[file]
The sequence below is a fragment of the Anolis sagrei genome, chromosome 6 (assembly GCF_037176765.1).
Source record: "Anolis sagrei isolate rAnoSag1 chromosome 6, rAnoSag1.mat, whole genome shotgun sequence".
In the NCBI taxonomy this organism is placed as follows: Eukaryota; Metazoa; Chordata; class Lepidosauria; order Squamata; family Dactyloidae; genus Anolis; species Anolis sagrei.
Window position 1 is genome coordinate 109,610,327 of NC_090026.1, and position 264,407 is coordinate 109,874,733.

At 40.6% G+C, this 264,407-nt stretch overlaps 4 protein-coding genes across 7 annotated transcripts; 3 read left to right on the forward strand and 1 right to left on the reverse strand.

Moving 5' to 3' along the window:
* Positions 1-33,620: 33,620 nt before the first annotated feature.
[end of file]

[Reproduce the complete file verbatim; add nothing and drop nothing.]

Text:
The sequence below is a fragment of the Anolis sagrei genome, chromosome 6 (assembly GCF_037176765.1).
Source record: "Anolis sagrei isolate rAnoSag1 chromosome 6, rAnoSag1.mat, whole genome shotgun sequence".
In the NCBI taxonomy this organism is placed as follows: Eukaryota; Metazoa; Chordata; class Lepidosauria; order Squamata; family Dactyloidae; genus Anolis; species Anolis sagrei.
Window position 1 is genome coordinate 109,610,327 of NC_090026.1, and position 264,407 is coordinate 109,874,733.

At 40.6% G+C, this 264,407-nt stretch overlaps 4 protein-coding genes across 7 annotated transcripts; 3 read left to right on the forward strand and 1 right to left on the reverse strand.

Moving 5' to 3' along the window:
* Positions 1-33,620: 33,620 nt before the first annotated feature.